If you’re new to microstock industry or you want to earn more, it’s vital to know what microstocks you can work with. In this blogpost you can find information about best microstocks, how much they pay contributors and what you can sell there as well as useful resources on each of them.
Shutterstock is one of the most established and most well-paying microstock agencies out there. It was founded back in 2003 and since then it gained 200 million images and 10 million videos. And, what is more important, millions of paying customers. If you’re not yet uploading to it, you definitely should, since it is also one of the most well-paying agencies with $250 million payed since its founding.
Shutterstock accepts photo, illustration, vector, video and music. In order to become a Shutterstock Contributor you have to upload 10 artworks and 1 must pass an exam (previously it was 7 out of 10, but this requirement was relaxed). This makes it one of the easiest microstocks to get into. In fact now there’re so many contributors that flooded the agency with similar artworks to the best-sellers, Shutterstock launched Offset - a marketplace prioritizing high end curated photos from established artists.
Shutterstock pays contributors in tiers based on their lifetime earnings: you get $0.25 per download if you earned $0-$500, $0.33 if you earned $500-$3,000, $0.36 if $3,000-$10,000 and $0.38 for $10,000+. Also you get paid different amount for on-demand downloads, downloads with “enhanced license”, footage and others. You can check out full list in the official earnings article. Minimum payout amount is $35.
You can upload to Shutterstock using web uploader on their website, but it has limited capabilities so it is easier to do so via FTP. Also Shutterstock has mobile app for contributors that allows to upload and submit photos. Shutterstock reads embedded metadata in the artworks, although you can edit it on their website after upload too. They provide excellent keywords suggestions and reverse image search tools that can help contributors, however, they are limited to Shutterstock. Shutterstock has excellent blog that contains lots of valuable analytics and creative tips that any contributor can benefit from.
Adobe Stock is a microstock that was known as Fotolia before Adobe acquired it in 2015. Adobe inherited 100 million of images and more than 10 million clips in addition to graphics and 3D content. However, the biggest selling point for it is that Adobe Stock is available as part of Creative Cloud in Photoshop, Illustrator, InDesign and other Adobe products. Photoshop is used all over the world and every user can purchase your artworks. If that is not a reason to work with them, I don’t know what is.
Adobe Stock accepts photos, illustrations, vectors, video and design templates. In order to sell there, you don’t need to pass any exam, but as everywhere, you every submission is reviewed. In order to sign up you only need your Adobe ID (same as used for Creative Cloud and other apps) and to be 18 years old. On average Adobe Stock pays fixed 33% royalties for photo and vector and 35% for footage. They also have payment tiers: 0-1000 downloads will bring you $0.33 per download, 1000-10000 will yield $0.36 and $0.38 for more than 10000 downloads. Minimum payout is $25.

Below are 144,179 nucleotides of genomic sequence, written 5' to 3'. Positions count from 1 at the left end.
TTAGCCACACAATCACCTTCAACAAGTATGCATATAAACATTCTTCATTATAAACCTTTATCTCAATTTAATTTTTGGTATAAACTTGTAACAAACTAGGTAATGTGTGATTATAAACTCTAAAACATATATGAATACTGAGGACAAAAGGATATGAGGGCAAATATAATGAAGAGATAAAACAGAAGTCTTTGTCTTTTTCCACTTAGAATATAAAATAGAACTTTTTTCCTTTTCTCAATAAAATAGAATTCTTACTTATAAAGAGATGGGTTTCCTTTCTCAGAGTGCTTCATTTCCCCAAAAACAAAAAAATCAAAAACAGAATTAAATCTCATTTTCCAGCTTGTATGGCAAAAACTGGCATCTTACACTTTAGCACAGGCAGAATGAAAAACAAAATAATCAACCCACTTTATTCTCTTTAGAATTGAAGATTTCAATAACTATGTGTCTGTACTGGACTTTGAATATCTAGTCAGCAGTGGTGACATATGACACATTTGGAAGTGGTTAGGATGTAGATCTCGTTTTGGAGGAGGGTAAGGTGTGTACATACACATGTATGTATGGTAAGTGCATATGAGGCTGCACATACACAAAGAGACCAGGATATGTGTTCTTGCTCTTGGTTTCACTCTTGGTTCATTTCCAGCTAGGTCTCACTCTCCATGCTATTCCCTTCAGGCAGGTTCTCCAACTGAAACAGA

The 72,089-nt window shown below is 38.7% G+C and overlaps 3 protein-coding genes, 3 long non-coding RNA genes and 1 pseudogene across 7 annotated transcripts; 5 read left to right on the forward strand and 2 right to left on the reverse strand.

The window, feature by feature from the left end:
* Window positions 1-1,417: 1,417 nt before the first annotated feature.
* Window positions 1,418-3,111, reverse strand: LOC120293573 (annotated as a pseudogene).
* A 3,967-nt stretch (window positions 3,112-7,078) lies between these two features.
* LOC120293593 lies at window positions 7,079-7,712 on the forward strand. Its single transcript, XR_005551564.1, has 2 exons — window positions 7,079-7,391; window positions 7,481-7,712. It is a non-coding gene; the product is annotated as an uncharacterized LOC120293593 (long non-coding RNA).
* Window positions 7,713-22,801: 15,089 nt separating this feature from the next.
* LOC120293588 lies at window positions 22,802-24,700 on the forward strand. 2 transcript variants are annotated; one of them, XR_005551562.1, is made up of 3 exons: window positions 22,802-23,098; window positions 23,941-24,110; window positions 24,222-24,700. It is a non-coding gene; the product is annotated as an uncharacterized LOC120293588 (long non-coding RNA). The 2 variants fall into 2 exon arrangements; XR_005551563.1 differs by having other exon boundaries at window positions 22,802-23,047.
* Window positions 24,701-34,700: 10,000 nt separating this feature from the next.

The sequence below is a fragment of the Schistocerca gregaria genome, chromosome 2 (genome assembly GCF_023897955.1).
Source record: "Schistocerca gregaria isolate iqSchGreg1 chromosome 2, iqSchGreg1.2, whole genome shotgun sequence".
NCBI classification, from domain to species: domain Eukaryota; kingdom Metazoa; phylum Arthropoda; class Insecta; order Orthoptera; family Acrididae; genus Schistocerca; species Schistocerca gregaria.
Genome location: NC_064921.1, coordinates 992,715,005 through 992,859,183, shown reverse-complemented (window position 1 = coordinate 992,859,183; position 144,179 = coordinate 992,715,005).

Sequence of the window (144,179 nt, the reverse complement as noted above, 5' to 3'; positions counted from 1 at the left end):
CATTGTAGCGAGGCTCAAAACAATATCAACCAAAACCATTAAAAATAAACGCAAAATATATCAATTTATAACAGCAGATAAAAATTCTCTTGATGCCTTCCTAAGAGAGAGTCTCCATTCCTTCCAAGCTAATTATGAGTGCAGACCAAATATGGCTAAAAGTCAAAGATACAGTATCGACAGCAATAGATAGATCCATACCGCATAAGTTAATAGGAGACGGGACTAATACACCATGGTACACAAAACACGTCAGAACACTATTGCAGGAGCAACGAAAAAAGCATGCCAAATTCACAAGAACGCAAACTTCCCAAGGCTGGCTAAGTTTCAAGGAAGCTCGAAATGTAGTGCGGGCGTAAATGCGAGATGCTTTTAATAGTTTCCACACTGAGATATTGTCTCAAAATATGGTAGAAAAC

You can upload to Adobe Stock using web uploader or a number of Adobe products: Lightroom CC or Bridge. They also provide FTP access, this is what you will use to upload footage and big vectors, as on all other agencies. Adobe Stock portal provides you with automatic keywording tools and bulk editing.
iStock is a subsidiary of a company Getty Images that was founded back in 1995. Initially being a supplier of marketing and corporate media materials, Getty adapted to modern demands in 2006 by acquiring iStock. Now it features more than 200 million assets available for subscription and it was the first to come up with selling royalty-free photos online.
iStock is probably most famous now for it’s exclusivity program: contributors can sign special agreement and in exchange to increased rates they will not upload their artworks to other microstocks. Non-exclusive rates for photos, illustration and video are not very impressive 15%, 20% and 20% respectively while being exclusive you can earn up to 45% commission (also in tiers based on lifetime downloads number). In order to sell there, you have to pass exam by answering questionnaire and uploading 3-6 of your best artworks. You have to pass different exams for photo, vector and video contributing.
iStock sells photos, illustrations, videos and audio. Their upload system is somewhat old and not as convenient as any other microstock. However, you can use helper tools like DeepMeta (free) or qHero (not free) to upload there. iStock tried to improve on that by building a new contributor portal. Also they have mobile apps for iOS and Android.
iStock is the oldest of the microstock and it has its quirks, however it can definitely pay well. We can know this from the fact that before launching his own stock website, Yuri Arcurs removed his 100 000 images from all other microstocks and went exclusive with iStock.
Depositphotos is a well-established agency, founded in 2009 in Ukraine featuring more than 140 million assets. Depositphotos has been around for a while being one of the top agencies both for customers and contributors. They constantly improve technologies and asset base is also growing very fast.
Depositphotos accepts photos, vectors and videos, supporting wide range of formats. In order to become a contributor, you have to pass an exam, uploading your best 5 artworks and/or providing links to your other portfolios online (such as accounts on other microstocks).
Depositphotos comissions are also set in tiers starting with $0.30 and up to $0.35 per image download using customer subscription. On-demand download royalties range from 34% comission for 0-500 lifetime downloads and up to 42% for 150,000 lifetime downloads.
Depositphotos features reverse image search, online uploader and FTP server so you can upload heavier files. After upload you can add keywords and other required metadata using their bulk editor. Also they provide customer support in almost 20 languages which is great. Depositphotos have their own blog and they post interesting content that could be useful for every microstock contributor.
123rf is another popular agency founded in 2005 that is offering assets for lower prices than its competitors. But they don’t stop there offering huge collection of absolutely free. That means a lot of customers, because people don’t like wasting money. Their asset collection features over 90 million items.